For example, when rates rise, so does the discount rate on companies’ future cash flows, which mathematically pressures their present value. In other words, higher rates make future earnings less valuable in today’s dollars, thus investors are typically less willing to pay up for them. But the opposite has been true YTD.

The chart below shows the expansion in the S&P 500 price-to-earnings (P/E) multiple while the real yield on 10-year Treasurys remained high and even rose further (inverted here to show the typical relationship vs. the current divergence).

Not only have valuations risen, but they currently sit above their 5-, 10-, and 15-year averages, making them look expensive by historical standards, and by the nature of the current environment.

Using trailing P/Es (because they offer a longer historical perspective), the current 10-year yield range (between 3-4%) suggests a median trailing P/E of 17.4x. As of this writing, the trailing P/E sits well above the median, and even well above the middle range, at 24.5x. Tough to argue that it looks cheap or attractive as an entry point.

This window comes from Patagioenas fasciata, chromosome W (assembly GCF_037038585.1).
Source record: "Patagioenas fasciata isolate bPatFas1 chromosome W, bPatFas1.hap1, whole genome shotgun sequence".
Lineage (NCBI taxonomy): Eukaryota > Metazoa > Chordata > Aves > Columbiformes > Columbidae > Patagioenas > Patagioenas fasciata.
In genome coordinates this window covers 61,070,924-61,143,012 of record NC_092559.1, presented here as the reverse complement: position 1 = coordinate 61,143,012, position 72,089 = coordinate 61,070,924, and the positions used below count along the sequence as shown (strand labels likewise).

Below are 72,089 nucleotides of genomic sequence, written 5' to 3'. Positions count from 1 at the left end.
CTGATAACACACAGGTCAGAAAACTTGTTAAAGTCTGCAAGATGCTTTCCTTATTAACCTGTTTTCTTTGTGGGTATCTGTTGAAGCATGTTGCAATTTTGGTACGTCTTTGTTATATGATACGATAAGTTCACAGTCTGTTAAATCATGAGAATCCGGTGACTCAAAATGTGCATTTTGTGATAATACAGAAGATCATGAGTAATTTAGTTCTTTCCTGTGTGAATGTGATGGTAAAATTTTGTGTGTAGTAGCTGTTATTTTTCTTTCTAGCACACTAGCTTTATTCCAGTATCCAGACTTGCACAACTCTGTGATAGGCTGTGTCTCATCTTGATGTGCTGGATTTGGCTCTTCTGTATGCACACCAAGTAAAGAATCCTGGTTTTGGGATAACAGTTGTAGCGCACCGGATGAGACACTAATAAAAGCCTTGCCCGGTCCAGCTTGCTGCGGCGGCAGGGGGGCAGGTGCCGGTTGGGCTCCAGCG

New bull markets don’t typically start from already elevated P/E ratios, which makes me continuously skeptical of this rally’s staying power. Nevertheless, it carries on, and the phrase “don’t fight the tape” plays on repeat in all of our heads.

The volatility index (VIX) hit a 3-year low of 12.91 at the end of June, further amplifying the calm and positive market tone. But some might say it also further amplified the tone of complacency, which is not usually a set-up for continued upside. And although we should heed the warning to not fight the tape, the phrase that’s said louder and perhaps with more proven power is still, “don’t fight the Fed.”

Fight Club

The title of my 2023 annual outlook was “This Ends One Way or Another” and it’s clear that it hasn’t ended yet. As each month goes by without a right-sizing of valuations, or an obvious and wide-reaching negative effect of monetary tightening, it becomes more and more tempting to wonder if it may not ever end the way I expect it to. And I am not alone, as evidenced by the massive flip in investor sentiment over recent months.